Materialized Abstractions in the Montessori Environment
the most beautiful aspects of Montessori is that it brings abstract
concepts to life so that children can truly understand what the
A concept is a cognitive unit of meaning that
has been named by humans. It is an idea that is formed in the mind,
which is usually abstract in quality. Abstract concepts are usually
difficult to understand because they cannot be referenced to a specific
concrete material or object.
Concrete materials convey abstract qualities
Montessori however, provides the
children with concrete materials that convey the abstracted qualities
from what has been perceived and named by humans. From these
concrete materials the children can understand the abstract concepts and
the characteristics of them.
Using the Red Rods as an example,
the abstract concept of length is introduced to the child.
moment the child first touches the red rods they are beginning the
sensorial journey to understanding of the abstract concept of 'length'.
They are shown how to carry the rods one by one (starting with the
shortest rod) to their work mat. They feel in their hand how each rod
becomes longer. The last few rods become so long that they have to carry
them vertically with two hands, to avoid hitting others with them as
they walk to their work mat!
When all of the rods have been
placed randomly on their work mat, the teacher begins the process of
placing the rods according to their length. The teacher visually locates
the longest red rod and places it horizontally at the top of the work
mat. She places her fingers tips from her left hand on the
left edge of the rod. Using her right pointer and middle fingers, she
slowly slides them along the rod from the far left to the right end of
the rod: making sure her left fingers remain on the left of the rod.
start of the finger slide on each
end of the finger slide on
Clearly she has to reach her
arms quite far to stretch the length of the entire rod. The
teacher has felt the concept of length. From the rods that
remain randomly placed on the mat, the teacher once again selects the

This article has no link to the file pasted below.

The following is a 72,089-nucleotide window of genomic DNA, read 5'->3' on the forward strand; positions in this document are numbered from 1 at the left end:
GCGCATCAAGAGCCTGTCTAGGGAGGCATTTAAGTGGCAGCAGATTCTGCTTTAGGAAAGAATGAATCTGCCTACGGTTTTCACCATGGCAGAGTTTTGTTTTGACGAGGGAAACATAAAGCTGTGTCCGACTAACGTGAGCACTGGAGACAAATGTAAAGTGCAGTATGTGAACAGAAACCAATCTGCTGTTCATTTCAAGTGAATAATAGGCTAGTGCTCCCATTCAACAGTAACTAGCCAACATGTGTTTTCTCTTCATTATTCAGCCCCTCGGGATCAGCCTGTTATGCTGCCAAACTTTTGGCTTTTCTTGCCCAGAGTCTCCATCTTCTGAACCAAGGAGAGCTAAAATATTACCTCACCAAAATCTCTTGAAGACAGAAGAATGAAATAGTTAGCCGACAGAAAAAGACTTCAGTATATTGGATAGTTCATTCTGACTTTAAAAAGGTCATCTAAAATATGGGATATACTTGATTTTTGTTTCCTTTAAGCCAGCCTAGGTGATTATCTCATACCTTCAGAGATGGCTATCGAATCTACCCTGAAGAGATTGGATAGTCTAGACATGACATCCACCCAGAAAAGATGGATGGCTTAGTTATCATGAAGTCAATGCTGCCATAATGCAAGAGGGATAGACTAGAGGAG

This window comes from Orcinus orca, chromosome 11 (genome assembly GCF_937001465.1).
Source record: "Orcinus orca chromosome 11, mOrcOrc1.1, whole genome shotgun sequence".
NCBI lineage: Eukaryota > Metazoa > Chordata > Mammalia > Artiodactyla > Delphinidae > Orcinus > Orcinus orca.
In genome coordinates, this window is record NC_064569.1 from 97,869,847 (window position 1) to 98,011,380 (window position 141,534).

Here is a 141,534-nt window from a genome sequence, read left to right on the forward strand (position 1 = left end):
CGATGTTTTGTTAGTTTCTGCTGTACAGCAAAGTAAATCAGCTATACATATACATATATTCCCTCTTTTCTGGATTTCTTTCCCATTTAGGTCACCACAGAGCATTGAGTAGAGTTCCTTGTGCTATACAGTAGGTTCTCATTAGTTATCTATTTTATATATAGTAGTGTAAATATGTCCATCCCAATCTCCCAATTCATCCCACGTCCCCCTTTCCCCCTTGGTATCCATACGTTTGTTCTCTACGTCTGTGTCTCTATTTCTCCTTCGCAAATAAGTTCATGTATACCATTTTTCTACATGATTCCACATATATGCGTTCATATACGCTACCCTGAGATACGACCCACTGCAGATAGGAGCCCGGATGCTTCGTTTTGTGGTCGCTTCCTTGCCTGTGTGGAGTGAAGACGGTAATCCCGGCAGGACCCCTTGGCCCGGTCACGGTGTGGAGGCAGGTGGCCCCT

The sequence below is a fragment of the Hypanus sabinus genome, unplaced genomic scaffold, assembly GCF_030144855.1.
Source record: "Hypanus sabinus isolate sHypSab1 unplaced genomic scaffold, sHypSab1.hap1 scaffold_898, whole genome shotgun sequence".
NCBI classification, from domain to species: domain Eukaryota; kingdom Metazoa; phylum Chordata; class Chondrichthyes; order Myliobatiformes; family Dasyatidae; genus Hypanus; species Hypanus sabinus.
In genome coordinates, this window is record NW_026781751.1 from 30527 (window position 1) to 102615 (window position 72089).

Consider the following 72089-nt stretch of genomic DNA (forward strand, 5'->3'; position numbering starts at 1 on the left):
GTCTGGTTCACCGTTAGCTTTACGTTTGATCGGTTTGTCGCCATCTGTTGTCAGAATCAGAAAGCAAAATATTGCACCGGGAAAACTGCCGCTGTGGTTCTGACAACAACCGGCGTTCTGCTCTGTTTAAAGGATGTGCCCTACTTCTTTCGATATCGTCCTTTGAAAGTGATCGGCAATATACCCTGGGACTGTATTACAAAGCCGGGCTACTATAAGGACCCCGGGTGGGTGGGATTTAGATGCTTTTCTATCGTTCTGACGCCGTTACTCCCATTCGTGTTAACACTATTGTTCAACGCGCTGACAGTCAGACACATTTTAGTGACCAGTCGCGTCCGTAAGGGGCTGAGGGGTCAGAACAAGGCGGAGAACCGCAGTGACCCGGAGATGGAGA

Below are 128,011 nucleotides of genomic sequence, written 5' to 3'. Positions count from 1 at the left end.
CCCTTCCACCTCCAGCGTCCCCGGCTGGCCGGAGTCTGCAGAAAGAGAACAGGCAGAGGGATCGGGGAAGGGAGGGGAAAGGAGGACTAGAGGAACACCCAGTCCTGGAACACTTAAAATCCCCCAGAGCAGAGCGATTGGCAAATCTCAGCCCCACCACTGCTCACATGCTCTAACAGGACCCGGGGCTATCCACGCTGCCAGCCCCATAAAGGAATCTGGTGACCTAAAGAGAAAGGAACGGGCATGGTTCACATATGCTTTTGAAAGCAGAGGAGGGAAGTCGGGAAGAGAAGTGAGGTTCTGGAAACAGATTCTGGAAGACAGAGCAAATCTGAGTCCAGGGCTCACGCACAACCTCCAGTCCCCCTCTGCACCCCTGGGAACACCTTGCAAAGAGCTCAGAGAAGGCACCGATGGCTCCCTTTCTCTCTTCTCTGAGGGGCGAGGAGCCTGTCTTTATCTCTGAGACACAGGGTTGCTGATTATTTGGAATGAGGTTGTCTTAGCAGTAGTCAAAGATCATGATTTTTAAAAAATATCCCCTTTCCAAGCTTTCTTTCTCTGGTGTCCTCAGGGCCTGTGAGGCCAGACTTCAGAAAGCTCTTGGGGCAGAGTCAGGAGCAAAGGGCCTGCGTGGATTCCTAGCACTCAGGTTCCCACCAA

longest rod and butts it up against the rod she just slide her fingers
along. She repeats the process of feeling the length by sliding her
fingers across the rod. She continues this process for a few rods and
then invites the child to continue to build the red rods and slide their
fingers along each rod, until all of the rods have been placed in the
children have had a lot of practice with the red rods and they are able
to build them correctly, the language of length is introduced. In
order to establish the quality, the words long and short are given. If
the child grasps the language and concept then the comparative of longer
and shorter, and the superlative of longest and shortest are also
introduced. This gives the child the language they require to verbally
express their understanding of the abstract quality of length.
Materialized abstractions liberate the child
There are many other examples of materialized
abstractions in the Montessori environment, specifically in the
Sensorial area. The
materialized abstractions liberate the child to become a free thinker.
The child will not take things on blind faith if he is allowed to make his own
discoveries through the use of the materials; the child will always seek
out basic principles for himself.
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